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Can Electroencephalographic Analysis Be Used to Determine Sedation Levels in Critically Ill Patients?

Roustan, Jean-Paul, MD; Valette, Sarah, MD; Aubas, Pierre, MD; Rondouin, Gérard, MD, PhD; Capdevila, Xavier, MD, PhD

doi: 10.1213/01.ane.0000167782.47957.e1
Critical Care and Trauma: Research Report
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Prolonged use of sedative drugs frequently leads to oversedation of intensive care patients. Clinical assessment scales are not reliable in deeply sedated patients. Parameters obtained from spectral and bispectral analysis of electroencephalogram (EEG) records have been combined to create an index (BIS®) to monitor anesthesia depth. The role of such parameters in monitoring the depth of the sedation in intensive care unit (ICU) patients has yet to be determined. We designed the present prospective study to redefine and calculate available spectral and bispectral parameters from raw EEG records and estimate their clinical relevance for the diagnosis of under- or oversedation levels in ICU patients. Forty adult patients receiving continuous midazolam and morphine sedation were included. We obtained 167 clinical evaluations of sedation level using Ramsay and COMFORT scales along with an EEG record of 300 s. Six spectral parameters—relative power of 4 frequency bands (β, α, Θ, and δ), 95th percentile of the power spectrum (SEF95), and 50th percentile of the power spectrum (SEF50) and four bispectral parameters, real triple product, bispectrum (Bispectrum), bicoherence, and ratio 10—were calculated. The relevance of each of these parameters and combinations in predicting too light (Ramsay 1 and 2) or deep (Ramsay 5 and 6) sedation levels was assessed. These calculations were performed before and after exclusion of the agitated patients, whose COMFORT 4 score was above 2. The most relevant parameters for predicting levels of deep sedation (Ramsay 5 and 6) were ratio 10 (area under the curve = 0.763; 95% confidence interval, 0.679–0.833) and SEF95 (area under the curve = 0.687; 95% confidence interval, 0.597–0.767). The most relevant parameters for predicting light levels of sedation (Ramsay 1 and 2) were also ratio 10 (area under the curve = 0.829; 95% confidence interval, 0.695–0.917) and SEF95 (area under the curve = 0.798; 95% confidence interval, 0.650—0.898). There is a modest improvement in relevance of their linear combination in predicting sedation level. Results were similar after exclusion of agitated patients. We conclude that various calculated EEG descriptive parameters exhibited large interindividual variability. There was a strong correlation between EEG spectral and bispectral parameters. Bispectral analysis slightly improves the predictive power of simple spectral analysis in distinguishing too light or deep sedation levels in ICU patients.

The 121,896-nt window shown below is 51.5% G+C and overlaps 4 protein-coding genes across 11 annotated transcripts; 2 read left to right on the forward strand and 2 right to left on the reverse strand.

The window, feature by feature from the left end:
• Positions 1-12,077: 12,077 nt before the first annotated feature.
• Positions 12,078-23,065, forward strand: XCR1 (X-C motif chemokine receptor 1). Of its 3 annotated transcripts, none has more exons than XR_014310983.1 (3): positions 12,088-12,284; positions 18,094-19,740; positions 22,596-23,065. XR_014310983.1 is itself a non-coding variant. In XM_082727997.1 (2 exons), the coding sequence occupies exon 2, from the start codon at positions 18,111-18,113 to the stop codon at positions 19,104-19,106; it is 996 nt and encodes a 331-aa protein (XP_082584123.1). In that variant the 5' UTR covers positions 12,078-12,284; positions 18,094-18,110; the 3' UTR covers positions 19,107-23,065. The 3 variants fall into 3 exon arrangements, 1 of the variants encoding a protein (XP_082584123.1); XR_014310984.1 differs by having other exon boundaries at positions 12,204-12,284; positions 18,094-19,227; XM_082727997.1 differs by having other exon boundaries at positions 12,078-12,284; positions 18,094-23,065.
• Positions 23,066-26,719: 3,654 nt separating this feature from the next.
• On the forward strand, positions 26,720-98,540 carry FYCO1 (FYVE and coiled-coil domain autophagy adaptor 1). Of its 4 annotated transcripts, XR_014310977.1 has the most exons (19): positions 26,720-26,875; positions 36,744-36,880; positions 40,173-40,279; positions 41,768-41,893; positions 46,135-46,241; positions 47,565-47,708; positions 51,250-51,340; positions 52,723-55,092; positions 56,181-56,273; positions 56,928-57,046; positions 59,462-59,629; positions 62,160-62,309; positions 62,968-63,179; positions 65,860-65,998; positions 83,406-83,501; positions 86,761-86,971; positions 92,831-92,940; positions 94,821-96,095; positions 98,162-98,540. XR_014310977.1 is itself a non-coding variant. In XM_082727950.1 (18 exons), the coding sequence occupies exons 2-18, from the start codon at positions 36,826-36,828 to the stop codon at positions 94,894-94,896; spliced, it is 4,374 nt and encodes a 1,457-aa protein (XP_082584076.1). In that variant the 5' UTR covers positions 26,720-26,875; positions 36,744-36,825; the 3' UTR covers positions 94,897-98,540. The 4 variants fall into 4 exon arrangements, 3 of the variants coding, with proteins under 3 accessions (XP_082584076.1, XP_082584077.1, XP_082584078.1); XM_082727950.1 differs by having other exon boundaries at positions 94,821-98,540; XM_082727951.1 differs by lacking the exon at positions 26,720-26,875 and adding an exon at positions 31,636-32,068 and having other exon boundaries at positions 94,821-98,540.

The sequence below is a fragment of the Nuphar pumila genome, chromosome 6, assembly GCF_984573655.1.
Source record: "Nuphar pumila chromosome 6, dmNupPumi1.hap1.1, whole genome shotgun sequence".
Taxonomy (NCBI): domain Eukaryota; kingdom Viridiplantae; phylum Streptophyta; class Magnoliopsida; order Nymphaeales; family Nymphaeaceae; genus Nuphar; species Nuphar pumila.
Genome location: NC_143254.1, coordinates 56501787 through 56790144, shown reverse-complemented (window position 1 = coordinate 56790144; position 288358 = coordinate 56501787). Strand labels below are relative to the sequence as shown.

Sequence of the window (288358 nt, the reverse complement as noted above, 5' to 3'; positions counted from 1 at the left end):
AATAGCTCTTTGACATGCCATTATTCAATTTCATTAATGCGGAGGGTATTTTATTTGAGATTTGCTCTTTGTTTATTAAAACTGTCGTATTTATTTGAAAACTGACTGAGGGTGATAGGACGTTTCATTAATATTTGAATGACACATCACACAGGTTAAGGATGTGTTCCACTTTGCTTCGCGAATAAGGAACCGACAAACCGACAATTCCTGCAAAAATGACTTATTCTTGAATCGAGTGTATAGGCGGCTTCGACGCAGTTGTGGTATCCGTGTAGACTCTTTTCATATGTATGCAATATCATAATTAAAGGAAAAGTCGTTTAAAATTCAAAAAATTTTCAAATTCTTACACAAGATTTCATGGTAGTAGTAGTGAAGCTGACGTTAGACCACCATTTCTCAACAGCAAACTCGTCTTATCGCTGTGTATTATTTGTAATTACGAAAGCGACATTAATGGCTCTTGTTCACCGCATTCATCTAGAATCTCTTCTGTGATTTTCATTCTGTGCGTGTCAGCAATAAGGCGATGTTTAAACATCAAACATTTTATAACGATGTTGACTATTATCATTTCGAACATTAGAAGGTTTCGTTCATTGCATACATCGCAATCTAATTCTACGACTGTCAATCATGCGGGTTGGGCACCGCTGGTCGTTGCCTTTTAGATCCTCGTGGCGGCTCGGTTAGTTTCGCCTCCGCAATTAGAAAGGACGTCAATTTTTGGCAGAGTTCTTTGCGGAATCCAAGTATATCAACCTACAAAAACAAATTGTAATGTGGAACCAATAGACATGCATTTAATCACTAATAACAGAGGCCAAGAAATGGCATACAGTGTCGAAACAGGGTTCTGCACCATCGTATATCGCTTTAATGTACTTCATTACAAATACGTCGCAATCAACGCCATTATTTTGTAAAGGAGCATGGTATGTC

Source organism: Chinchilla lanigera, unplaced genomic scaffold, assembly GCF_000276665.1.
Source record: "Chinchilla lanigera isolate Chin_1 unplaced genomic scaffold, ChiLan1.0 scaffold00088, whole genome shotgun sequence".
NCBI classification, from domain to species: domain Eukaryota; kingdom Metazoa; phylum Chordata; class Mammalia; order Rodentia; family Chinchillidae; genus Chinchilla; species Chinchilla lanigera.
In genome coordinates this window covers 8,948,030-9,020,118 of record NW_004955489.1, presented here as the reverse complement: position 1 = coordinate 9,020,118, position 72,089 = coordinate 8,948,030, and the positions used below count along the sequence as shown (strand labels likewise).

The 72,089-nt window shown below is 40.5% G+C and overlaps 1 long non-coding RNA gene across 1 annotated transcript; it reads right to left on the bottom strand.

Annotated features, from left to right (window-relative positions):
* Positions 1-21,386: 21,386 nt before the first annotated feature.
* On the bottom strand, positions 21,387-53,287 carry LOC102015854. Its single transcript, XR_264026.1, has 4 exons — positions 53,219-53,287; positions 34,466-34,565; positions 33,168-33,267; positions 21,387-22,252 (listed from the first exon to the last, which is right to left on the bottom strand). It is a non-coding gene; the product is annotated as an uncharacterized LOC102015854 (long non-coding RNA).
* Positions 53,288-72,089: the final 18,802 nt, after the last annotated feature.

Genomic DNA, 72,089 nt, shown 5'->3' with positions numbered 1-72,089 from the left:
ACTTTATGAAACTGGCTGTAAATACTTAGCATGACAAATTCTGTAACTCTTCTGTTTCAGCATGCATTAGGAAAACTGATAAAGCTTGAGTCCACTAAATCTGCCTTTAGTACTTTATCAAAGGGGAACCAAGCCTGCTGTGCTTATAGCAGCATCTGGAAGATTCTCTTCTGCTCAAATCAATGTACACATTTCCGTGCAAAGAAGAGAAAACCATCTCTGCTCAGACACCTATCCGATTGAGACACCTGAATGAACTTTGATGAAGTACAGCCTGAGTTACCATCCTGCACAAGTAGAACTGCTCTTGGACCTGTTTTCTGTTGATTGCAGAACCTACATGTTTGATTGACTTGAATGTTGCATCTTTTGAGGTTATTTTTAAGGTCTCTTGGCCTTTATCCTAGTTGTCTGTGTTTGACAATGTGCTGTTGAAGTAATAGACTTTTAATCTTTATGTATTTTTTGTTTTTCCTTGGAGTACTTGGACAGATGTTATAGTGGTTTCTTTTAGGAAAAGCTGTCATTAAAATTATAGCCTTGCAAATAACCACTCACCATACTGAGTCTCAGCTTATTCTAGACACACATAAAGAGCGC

IMPLICATIONS: Spectral edge frequency 95 and Ratio 10 are the most relevant electroencephalogram (EEG) indexes for monitoring the level of sedation in intensive care unit patients but calculated EEG values exhibited large interindividual variability. Bispectral analysis of EEG provides a slight improvement over simple spectral analysis.

Department of Anesthesiology and Intensive Care Medicine, Neurologic Explorations Laboratory and Department of Biostatistics, Lapeyronie University hospital, Montpellier, France

Accepted for publication April 7, 2005. Presented, in part, at the SFAR annual meeting, Paris, September 15, 2003.

Supported by CHU de Montpellier, Clinical Research Office and from la Fondation pour la Recherche Clinique, Languedoc Roussillon.

Address correspondence and reprint requests to Xavier Capdevila, MD, Department of Anesthesiology and Intensive Care Medicine, Lapeyronie University Hospital, 295 Avenue du Doyen G Giraud, 34000 Montpellier, France. Address e-mail to x-capdevila@chu-montpellier.fr.